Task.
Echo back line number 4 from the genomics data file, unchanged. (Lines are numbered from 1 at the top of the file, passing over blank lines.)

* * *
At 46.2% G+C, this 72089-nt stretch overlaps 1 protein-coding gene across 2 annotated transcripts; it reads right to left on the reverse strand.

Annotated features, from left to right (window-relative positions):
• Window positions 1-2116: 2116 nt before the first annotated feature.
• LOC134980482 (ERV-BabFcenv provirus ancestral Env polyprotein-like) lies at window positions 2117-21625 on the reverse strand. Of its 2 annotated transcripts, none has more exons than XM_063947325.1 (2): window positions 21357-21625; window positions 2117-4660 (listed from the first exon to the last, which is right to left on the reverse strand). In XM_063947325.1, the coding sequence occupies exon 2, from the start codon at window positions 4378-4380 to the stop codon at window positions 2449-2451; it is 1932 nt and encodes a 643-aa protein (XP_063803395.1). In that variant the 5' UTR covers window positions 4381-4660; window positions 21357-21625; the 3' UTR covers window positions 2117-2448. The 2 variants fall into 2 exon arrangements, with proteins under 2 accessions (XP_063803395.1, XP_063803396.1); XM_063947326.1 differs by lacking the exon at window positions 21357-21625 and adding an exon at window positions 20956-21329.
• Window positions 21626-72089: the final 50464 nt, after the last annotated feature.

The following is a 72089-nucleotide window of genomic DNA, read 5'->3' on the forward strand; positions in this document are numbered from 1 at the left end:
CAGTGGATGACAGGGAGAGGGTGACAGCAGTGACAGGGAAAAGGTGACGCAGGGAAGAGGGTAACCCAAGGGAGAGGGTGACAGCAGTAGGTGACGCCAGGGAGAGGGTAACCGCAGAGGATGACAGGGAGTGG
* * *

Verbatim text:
• LOC134980482 (ERV-BabFcenv provirus ancestral Env polyprotein-like) lies at window positions 2117-21625 on the reverse strand. Of its 2 annotated transcripts, none has more exons than XM_063947325.1 (2): window positions 21357-21625; window positions 2117-4660 (listed from the first exon to the last, which is right to left on the reverse strand). In XM_063947325.1, the coding sequence occupies exon 2, from the start codon at window positions 4378-4380 to the stop codon at window positions 2449-2451; it is 1932 nt and encodes a 643-aa protein (XP_063803395.1). In that variant the 5' UTR covers window positions 4381-4660; window positions 21357-21625; the 3' UTR covers window positions 2117-2448. The 2 variants fall into 2 exon arrangements, with proteins under 2 accessions (XP_063803395.1, XP_063803396.1); XM_063947326.1 differs by lacking the exon at window positions 21357-21625 and adding an exon at window positions 20956-21329.